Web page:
Ecological death

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Ecological death is the inability of an organism to function in an ecological context, leading to death.[1] This term can be used in many fields of biology to describe any species. In the context of aquatic toxicology, a toxic chemical, or toxicant, directly affects an aquatic organism but does not immediately kill it; instead it impairs an organism’s normal ecological functions which then lead to death or lack of offspring. The toxicant makes the organism unable to function ecologically in some way, even though it does not suffer obviously from the toxicant.[1] Ecological death may be caused by sublethal toxicological effects that can be behavioral, physiological, biochemical, or histological.[2]

Types of Sublethal Effects Causing Ecological Death[edit]

Sublethal effects consist of any effects of an organism caused by a toxicant that do not include death. These effects are generally not observed well in a shorter acute toxicity test.[2] A longer, chronic toxicity test will allow enough time for these effects to appear in an organism and for them to lead to ecological death.[2]

Behavioral Effects[edit]

Toxicants can affect an organism’s behavior, which with aquatic organisms, may impact their ability to swim, feed or avoid predators.[2] The impacted behavior can lead to an organism’s death because it may starve or get eaten by predators.[2] Toxicants may affect behavior by impacting the sensory systems which organisms depend on to collect information about their environment or by impacting an organism’s motivation to properly respond to sensory cues.[1] If an organism is unable to use sensory cues effectively, they may be unable to respond to early warning signs of predation risk.[1] Toxicants can also affect later stages of predation by impacting an organism’s ability to respond to predators or follow through with escape strategies.[1]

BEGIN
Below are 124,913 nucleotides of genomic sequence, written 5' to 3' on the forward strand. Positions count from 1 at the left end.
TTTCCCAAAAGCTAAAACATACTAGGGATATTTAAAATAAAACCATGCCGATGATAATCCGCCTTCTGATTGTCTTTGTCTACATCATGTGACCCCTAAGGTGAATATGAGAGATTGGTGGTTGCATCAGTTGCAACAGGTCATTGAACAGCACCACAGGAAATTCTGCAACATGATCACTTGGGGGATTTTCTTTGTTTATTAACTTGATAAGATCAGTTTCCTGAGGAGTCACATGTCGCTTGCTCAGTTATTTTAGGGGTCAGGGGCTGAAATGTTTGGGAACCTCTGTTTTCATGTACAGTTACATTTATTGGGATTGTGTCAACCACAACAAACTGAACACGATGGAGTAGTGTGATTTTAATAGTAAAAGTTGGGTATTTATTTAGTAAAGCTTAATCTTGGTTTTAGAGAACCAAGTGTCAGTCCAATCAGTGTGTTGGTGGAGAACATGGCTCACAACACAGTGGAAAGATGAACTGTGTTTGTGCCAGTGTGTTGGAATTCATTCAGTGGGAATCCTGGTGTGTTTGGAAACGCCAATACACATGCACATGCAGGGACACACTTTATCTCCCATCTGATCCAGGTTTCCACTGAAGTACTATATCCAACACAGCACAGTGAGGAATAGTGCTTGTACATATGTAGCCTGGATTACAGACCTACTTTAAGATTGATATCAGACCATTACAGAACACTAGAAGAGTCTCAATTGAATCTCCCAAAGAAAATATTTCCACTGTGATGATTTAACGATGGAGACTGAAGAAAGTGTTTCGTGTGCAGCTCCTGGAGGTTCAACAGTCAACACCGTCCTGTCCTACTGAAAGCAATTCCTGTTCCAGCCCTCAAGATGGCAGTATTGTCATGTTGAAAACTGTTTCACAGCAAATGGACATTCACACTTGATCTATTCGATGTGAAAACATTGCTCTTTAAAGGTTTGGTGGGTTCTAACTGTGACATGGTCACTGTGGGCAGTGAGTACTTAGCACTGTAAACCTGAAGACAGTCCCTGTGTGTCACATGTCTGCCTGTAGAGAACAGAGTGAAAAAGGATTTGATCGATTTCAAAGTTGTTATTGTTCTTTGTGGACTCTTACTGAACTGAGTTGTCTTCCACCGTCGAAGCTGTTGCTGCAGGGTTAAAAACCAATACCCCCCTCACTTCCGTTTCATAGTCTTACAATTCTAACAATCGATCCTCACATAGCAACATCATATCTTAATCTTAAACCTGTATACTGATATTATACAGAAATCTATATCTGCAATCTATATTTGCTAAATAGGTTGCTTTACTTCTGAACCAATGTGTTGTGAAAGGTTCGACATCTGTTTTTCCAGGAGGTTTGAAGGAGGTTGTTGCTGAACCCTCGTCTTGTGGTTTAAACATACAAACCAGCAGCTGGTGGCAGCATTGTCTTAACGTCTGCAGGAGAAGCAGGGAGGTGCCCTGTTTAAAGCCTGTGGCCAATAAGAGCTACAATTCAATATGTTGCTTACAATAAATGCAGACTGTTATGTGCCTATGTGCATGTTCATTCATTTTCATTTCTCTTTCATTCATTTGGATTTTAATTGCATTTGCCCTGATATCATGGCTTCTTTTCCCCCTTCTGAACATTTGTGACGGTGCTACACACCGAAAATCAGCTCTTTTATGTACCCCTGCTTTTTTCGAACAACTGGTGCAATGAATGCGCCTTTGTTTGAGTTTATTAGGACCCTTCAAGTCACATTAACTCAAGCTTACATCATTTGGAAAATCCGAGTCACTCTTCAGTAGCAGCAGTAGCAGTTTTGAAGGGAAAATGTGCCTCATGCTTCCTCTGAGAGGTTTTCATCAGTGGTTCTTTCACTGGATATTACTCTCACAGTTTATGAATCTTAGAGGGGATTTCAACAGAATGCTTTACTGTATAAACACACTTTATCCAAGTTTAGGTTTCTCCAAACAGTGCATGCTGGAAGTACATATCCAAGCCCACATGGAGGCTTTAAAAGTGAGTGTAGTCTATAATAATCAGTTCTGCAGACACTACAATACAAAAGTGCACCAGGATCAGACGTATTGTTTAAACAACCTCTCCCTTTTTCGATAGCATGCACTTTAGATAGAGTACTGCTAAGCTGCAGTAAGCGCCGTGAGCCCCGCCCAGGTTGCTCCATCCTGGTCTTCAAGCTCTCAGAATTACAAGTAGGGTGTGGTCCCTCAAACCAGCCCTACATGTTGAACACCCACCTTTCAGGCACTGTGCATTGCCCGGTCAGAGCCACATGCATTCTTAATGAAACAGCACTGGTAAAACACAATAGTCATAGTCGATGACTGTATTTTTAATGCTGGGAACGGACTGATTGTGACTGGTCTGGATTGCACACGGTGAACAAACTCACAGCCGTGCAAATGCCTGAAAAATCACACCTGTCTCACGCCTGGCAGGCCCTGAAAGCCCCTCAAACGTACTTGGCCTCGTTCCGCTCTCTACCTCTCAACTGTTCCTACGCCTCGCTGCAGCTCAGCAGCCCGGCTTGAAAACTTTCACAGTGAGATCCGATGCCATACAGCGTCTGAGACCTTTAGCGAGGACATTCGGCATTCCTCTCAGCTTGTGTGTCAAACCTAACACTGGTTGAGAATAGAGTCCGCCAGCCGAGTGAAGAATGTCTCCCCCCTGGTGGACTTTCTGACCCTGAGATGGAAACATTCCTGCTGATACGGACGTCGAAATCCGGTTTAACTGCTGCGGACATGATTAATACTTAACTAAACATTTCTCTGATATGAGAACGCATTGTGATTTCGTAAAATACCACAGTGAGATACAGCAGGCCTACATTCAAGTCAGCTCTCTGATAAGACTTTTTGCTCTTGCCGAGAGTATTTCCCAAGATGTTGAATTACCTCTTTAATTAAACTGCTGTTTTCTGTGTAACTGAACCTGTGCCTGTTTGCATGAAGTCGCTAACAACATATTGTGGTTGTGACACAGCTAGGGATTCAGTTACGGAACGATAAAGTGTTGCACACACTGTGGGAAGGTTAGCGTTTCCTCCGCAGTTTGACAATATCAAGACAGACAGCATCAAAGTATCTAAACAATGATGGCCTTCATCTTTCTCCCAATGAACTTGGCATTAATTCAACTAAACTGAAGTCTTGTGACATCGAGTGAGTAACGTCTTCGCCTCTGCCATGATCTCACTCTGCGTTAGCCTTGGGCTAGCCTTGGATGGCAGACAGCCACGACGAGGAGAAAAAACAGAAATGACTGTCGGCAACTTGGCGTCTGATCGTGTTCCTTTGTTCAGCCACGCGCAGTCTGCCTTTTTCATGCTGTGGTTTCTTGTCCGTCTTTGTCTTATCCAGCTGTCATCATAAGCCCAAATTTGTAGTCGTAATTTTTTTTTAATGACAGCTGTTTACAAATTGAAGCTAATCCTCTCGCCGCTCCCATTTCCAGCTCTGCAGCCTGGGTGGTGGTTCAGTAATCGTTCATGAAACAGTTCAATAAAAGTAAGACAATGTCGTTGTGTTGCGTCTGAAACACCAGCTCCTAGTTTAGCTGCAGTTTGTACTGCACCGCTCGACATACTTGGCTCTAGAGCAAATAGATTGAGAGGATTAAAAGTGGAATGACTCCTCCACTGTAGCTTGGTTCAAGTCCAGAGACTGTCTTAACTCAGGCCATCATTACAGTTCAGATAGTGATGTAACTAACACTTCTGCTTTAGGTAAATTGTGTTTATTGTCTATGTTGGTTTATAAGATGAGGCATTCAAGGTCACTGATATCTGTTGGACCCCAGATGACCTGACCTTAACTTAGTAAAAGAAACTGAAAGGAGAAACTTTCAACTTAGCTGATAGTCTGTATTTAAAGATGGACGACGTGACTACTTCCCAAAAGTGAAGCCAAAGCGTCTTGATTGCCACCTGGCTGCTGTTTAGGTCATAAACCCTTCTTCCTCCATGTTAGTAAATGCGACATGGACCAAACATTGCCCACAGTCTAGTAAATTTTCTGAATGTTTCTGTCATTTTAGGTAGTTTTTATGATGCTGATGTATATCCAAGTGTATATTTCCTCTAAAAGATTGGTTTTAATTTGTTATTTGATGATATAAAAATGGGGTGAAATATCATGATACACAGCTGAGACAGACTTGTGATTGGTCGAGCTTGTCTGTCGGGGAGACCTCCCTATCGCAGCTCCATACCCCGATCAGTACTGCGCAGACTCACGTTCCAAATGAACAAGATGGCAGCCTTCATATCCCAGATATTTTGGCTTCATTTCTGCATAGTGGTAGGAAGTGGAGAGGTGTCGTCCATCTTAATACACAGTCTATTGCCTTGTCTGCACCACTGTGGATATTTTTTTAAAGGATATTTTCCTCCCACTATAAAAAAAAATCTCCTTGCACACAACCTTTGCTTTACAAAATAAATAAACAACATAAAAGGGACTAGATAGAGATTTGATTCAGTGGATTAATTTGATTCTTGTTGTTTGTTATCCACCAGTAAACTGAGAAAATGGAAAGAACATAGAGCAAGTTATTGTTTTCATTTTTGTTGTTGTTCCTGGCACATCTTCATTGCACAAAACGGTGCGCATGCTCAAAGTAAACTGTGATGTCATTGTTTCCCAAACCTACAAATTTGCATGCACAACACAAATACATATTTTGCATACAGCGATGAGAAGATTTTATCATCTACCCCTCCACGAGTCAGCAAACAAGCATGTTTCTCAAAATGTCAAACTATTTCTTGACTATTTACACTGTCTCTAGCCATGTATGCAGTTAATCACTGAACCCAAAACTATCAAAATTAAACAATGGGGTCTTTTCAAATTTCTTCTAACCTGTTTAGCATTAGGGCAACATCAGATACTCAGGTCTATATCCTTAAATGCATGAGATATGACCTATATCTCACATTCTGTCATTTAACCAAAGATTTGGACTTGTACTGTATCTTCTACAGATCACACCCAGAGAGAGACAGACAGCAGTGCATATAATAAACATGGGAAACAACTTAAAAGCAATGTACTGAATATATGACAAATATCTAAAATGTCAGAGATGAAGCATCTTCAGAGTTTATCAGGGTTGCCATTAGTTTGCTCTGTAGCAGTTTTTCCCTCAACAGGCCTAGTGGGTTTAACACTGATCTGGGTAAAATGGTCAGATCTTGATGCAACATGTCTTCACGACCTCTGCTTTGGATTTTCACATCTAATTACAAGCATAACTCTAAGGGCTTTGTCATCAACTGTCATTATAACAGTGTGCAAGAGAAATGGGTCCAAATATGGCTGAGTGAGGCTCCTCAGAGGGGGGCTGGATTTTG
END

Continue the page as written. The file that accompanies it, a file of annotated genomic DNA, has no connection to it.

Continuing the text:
Physiological Effects[edit]

Toxicants can affect an organism’s physiology which may impact its growth, reproduction, and/or development.[2] If an organism does not grow correctly and is undersize or has growth defects, it will be more likely to be eaten by predators. If an organism’s reproduction is impaired, it may not directly die, but it will be unable to pass on its genes to the population. The organism will no longer be representative in the population’s gene pool.

Biochemical Effects[edit]

Toxicants can alter the enzymes or ions present in an organism.[2] If this alteration does not directly cause death, but impacts the behavior or physiology of the organism, it can also lead to ecological death.

Histological Effects[edit]

Toxicants can alter an organism’s tissues.[2] If this alteration does not directly cause death, but impacts the behavior or physiology of the organism, it can also lead to ecological death.

Toxicant Examples Leading to Ecological Death[edit]

DDT[edit]

An effect caused by DDT is shell thinning in bird eggs, leading to the death of the chick. Once DDT has been accumulated by an adult bird, it is metabolized into the form DDE which is both stable and toxic.[3] Once in the form of DDE, the chemical impacts the metabolism of calcium in adult female birds’ shell glands, ultimately causing a decrease in eggshell thickness.[3] At high concentrations of DDT, the eggshells will no longer be able to support the incubating parents’ weight and will lead to the death of the unborn chick.[3] This is an example of physiological and biochemical sublethal effects leading to ecological death of the chick.